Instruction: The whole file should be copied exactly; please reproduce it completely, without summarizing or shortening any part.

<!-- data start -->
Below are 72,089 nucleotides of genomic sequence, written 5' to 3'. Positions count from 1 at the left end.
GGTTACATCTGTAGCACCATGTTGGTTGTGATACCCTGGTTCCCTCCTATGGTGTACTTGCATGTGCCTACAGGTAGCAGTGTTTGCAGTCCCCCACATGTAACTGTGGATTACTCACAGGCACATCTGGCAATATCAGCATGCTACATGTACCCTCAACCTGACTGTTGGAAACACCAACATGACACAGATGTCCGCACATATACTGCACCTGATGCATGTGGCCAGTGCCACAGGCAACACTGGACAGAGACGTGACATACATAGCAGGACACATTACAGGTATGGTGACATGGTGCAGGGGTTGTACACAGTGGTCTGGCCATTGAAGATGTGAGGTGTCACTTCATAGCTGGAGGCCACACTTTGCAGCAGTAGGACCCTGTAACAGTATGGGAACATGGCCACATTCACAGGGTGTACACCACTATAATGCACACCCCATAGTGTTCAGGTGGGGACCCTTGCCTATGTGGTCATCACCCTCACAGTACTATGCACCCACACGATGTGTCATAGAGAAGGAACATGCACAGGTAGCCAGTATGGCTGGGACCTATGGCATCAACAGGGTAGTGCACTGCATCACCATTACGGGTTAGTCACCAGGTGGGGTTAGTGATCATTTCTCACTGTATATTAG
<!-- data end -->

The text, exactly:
Below are 72,089 nucleotides of genomic sequence, written 5' to 3'. Positions count from 1 at the left end.
GGTTACATCTGTAGCACCATGTTGGTTGTGATACCCTGGTTCCCTCCTATGGTGTACTTGCATGTGCCTACAGGTAGCAGTGTTTGCAGTCCCCCACATGTAACTGTGGATTACTCACAGGCACATCTGGCAATATCAGCATGCTACATGTACCCTCAACCTGACTGTTGGAAACACCAACATGACACAGATGTCCGCACATATACTGCACCTGATGCATGTGGCCAGTGCCACAGGCAACACTGGACAGAGACGTGACATACATAGCAGGACACATTACAGGTATGGTGACATGGTGCAGGGGTTGTACACAGTGGTCTGGCCATTGAAGATGTGAGGTGTCACTTCATAGCTGGAGGCCACACTTTGCAGCAGTAGGACCCTGTAACAGTATGGGAACATGGCCACATTCACAGGGTGTACACCACTATAATGCACACCCCATAGTGTTCAGGTGGGGACCCTTGCCTATGTGGTCATCACCCTCACAGTACTATGCACCCACACGATGTGTCATAGAGAAGGAACATGCACAGGTAGCCAGTATGGCTGGGACCTATGGCATCAACAGGGTAGTGCACTGCATCACCATTACGGGTTAGTCACCAGGTGGGGTTAGTGATCATTTCTCACTGTATATTAG